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The Shackles of a Single-Page Website

If you didn’t already know, a single-page website is a website that has just a single page. Self-explanatory right? Now that’s out the way, let’s talk about why they’re a bad idea.

I get it, why send visitors that come to your website on a scavenger hunt? Why do that when you can provide them with it, all on one page? Sounds efficient in theory, but in actuality, there are several drawbacks to dedicating your entire website’s content to a single page. Here are a few reasons why you should break out of the shackles of your single-page website:

Keyword Ranking Tanking

One of the most significant limitations to single-page websites is keyword ranking. Single-page websites tend to be bad for SEO (Search Engine Optimisation), which affect your chances of ranking high on search engines. Bad SEO means low rank. A low rank means a decrease in conversions and user engagement, as you’re not getting the traffic onto your website. SEO relies heavily on keywords, and any webpage can only be optimised for a single keyword. A single-page website only has one singular page that is designed around a central topic or theme, so it is limited to only being able to rank for a single keyword.

For a business that has a bigger inventory of products and services, how do you then decide which one keyword you want to rank for? Multi-page websites, on the other hand, do not have this limitation. Each webpage can target a keyword, and each product or service can have its own page to rank for. This means an increase in the chances of search engines displaying your website.

Content Segmentation

Another limitation for a single-page website is trying to segment the content. Feeling claustrophobic is never a good thing, generally, and your website shouldn’t have your visitors bogged down trying to look for relevant content. So what happens when a visitor who comes onto your website wanting information about your product or service?  Do they deserve to have to wade through mountains of clustered content to reach their goal?

No, the goal for your visitors is to get the information that they are after. Whereas, the goal of your website is to provide that for them, in the easiest way possible. Like laundry, this is done by separating the lights, from the darks, from the delicates. Your About Us, Meet The Team, Products and Services, Testimonials, Gallery and your Contact Me sections should all have their own web pages, with their own titles, their own keywords and their own metadata—again, for good SEO practices.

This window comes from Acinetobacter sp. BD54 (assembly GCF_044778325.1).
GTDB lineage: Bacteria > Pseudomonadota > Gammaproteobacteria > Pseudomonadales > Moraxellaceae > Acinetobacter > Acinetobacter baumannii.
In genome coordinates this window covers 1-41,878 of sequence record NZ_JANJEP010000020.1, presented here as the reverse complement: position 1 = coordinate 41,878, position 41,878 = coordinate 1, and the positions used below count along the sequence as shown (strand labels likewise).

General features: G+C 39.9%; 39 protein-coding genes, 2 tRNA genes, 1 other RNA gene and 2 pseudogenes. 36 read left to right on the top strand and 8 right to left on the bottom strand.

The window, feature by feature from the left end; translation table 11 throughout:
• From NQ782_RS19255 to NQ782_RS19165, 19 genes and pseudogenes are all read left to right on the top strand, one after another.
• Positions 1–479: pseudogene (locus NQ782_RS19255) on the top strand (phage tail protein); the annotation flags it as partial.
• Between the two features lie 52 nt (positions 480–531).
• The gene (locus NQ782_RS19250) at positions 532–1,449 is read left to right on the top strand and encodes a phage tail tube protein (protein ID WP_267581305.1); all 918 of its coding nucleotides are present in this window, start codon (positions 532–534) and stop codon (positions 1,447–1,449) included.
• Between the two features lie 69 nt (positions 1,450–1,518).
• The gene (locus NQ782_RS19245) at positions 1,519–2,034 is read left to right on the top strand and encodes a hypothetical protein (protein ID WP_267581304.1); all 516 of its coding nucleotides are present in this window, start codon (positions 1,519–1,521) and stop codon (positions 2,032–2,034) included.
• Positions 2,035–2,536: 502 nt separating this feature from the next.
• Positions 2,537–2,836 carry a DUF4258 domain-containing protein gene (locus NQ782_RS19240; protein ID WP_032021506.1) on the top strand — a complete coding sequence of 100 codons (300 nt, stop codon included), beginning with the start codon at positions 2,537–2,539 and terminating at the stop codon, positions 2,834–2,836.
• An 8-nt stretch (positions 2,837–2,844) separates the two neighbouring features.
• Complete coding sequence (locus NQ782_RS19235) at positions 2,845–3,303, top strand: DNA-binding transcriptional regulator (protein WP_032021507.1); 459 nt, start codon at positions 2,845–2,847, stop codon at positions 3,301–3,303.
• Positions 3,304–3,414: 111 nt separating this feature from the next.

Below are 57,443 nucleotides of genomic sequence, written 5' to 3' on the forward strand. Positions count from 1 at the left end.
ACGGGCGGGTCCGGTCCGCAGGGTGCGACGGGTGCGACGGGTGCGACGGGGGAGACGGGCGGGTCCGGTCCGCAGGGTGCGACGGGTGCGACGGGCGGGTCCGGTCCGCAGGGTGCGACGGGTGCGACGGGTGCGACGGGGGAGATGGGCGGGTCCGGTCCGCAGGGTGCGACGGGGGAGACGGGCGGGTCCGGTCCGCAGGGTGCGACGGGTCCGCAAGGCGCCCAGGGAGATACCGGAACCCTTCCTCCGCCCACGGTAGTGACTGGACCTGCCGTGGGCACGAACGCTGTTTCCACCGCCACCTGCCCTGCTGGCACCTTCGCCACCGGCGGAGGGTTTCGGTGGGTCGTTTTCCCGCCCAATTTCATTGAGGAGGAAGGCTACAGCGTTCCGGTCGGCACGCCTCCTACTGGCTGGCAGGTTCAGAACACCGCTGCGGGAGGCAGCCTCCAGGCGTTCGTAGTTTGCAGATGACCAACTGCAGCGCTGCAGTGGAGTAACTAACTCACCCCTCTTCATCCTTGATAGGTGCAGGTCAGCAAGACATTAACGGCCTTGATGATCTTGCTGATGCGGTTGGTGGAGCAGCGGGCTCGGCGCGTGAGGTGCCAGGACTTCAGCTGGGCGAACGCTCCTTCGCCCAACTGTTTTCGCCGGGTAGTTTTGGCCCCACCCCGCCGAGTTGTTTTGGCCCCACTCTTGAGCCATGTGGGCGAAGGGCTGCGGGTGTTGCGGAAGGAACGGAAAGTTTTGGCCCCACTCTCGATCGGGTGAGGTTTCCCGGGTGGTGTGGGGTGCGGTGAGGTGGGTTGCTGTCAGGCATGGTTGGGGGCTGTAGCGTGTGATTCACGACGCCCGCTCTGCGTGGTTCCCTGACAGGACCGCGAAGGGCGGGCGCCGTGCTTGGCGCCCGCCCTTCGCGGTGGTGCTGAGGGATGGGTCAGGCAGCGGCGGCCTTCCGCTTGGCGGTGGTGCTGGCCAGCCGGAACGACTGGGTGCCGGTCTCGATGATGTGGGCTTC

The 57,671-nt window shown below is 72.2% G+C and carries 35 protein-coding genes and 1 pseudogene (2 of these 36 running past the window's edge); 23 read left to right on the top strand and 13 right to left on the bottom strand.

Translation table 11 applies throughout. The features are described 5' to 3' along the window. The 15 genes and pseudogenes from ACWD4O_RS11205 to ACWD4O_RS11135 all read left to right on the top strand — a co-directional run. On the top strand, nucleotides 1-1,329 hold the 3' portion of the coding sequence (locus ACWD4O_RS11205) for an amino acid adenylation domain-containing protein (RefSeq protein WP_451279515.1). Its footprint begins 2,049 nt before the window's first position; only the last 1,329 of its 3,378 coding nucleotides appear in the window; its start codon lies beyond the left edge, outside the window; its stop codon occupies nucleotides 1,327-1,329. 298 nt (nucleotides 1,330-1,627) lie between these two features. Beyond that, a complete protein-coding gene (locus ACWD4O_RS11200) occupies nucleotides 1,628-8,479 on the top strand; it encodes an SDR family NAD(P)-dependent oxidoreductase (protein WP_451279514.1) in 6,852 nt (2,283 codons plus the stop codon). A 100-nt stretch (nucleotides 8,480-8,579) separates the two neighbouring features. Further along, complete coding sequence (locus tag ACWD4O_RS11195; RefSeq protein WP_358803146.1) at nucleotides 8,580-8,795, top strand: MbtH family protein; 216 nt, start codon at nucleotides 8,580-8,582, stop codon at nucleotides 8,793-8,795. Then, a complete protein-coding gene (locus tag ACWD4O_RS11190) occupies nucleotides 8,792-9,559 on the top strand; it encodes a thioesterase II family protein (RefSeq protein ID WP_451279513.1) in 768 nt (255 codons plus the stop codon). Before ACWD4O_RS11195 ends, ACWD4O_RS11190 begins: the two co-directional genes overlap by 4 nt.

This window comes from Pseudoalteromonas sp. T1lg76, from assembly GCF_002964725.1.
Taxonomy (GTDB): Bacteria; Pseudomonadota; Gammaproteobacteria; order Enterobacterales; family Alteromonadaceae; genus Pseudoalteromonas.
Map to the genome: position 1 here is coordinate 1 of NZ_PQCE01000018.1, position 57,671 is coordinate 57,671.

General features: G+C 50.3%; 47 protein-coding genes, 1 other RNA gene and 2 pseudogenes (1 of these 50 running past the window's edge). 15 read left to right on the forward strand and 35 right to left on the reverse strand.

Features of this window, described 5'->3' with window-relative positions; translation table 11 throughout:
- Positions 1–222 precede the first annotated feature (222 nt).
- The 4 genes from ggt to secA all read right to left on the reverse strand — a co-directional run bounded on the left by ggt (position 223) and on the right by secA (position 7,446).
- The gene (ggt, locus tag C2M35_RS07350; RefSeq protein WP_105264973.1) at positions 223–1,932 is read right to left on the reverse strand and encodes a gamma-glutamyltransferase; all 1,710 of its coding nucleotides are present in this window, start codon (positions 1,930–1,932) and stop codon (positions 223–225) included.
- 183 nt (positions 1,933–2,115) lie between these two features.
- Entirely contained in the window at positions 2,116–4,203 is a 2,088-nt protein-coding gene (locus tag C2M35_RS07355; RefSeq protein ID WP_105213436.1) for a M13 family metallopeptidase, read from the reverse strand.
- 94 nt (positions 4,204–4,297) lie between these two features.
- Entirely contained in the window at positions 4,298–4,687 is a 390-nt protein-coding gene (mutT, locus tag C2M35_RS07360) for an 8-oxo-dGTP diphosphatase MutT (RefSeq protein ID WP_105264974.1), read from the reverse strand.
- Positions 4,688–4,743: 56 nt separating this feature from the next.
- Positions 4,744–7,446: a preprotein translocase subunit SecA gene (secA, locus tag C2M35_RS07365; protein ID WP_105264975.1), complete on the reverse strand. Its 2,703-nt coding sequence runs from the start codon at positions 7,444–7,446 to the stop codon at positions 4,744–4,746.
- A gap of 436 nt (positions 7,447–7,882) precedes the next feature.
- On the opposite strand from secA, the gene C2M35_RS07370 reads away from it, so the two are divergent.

Time is of the Essence on a Single-Page Website

Don’t assume that visitors will stay on your website just because they’ve clicked on from a search engine search. Why would they stay when your website painfully loads with the speed of a rotisserie chicken?  A single-page website cannot handle a big load of content without the loading speed being affected. Having videos and images, combined with texts, parallax effects and other data-sapping content on only a single page are factors that really affect a website’s load speed. The window of grabbing a visitor’s attention is minuscule, but how can you hope to keep visitors on your website if they don’t make it past the spinning buffering wheel of death?

Search engines like Google will not rank websites high that take time to load. A multi-page webpage, on the other hand, does not have this issue, as it has the ability to spread its information across many pages, thus increasing loading speeds.

Link Building

Single-page websites are limited in their ability to include many internal links, as the website consists of only one webpage. The links on their page only have the ability to jump to another section of the same page. The ability to link to another page is not possible with a single-page website.

Multi-Page websites are not bogged down with this disadvantage. Multi-page websites have the ability to include lots of internal links as they are not beholden to a limited number of pages that they have to cater to. Additionally, having external links increases the website’s SEO ranking.

Single-Page Website Takeaways

So can we all agree that single-page websites are actually bad? I’ll take your inability to reply as a yes. Multi-Page websites are more SEO friendly as they are more flexible, can contain more content, should you wish to have them, and can reach a wider audience. You can be more detailed about a product, even dedicate a whole page to a product. This is something that a single-page website will not be able to achieve. So even if you’re a business that only operates a small website, consider where you’ll be some years down the line and keep that in mind when choosing between single and multi-page design.

Don’t worry, we’ve helped various clients’ websites transition from single-page websites to multi-page websites. It’s not a painful process at all. Get in touch with our team if you would like to find out how we can help you and your business.

We also run a Digital Marketing Course that teaches you other ways to improve your website’s online presence. Book your place for the upcoming course here ».

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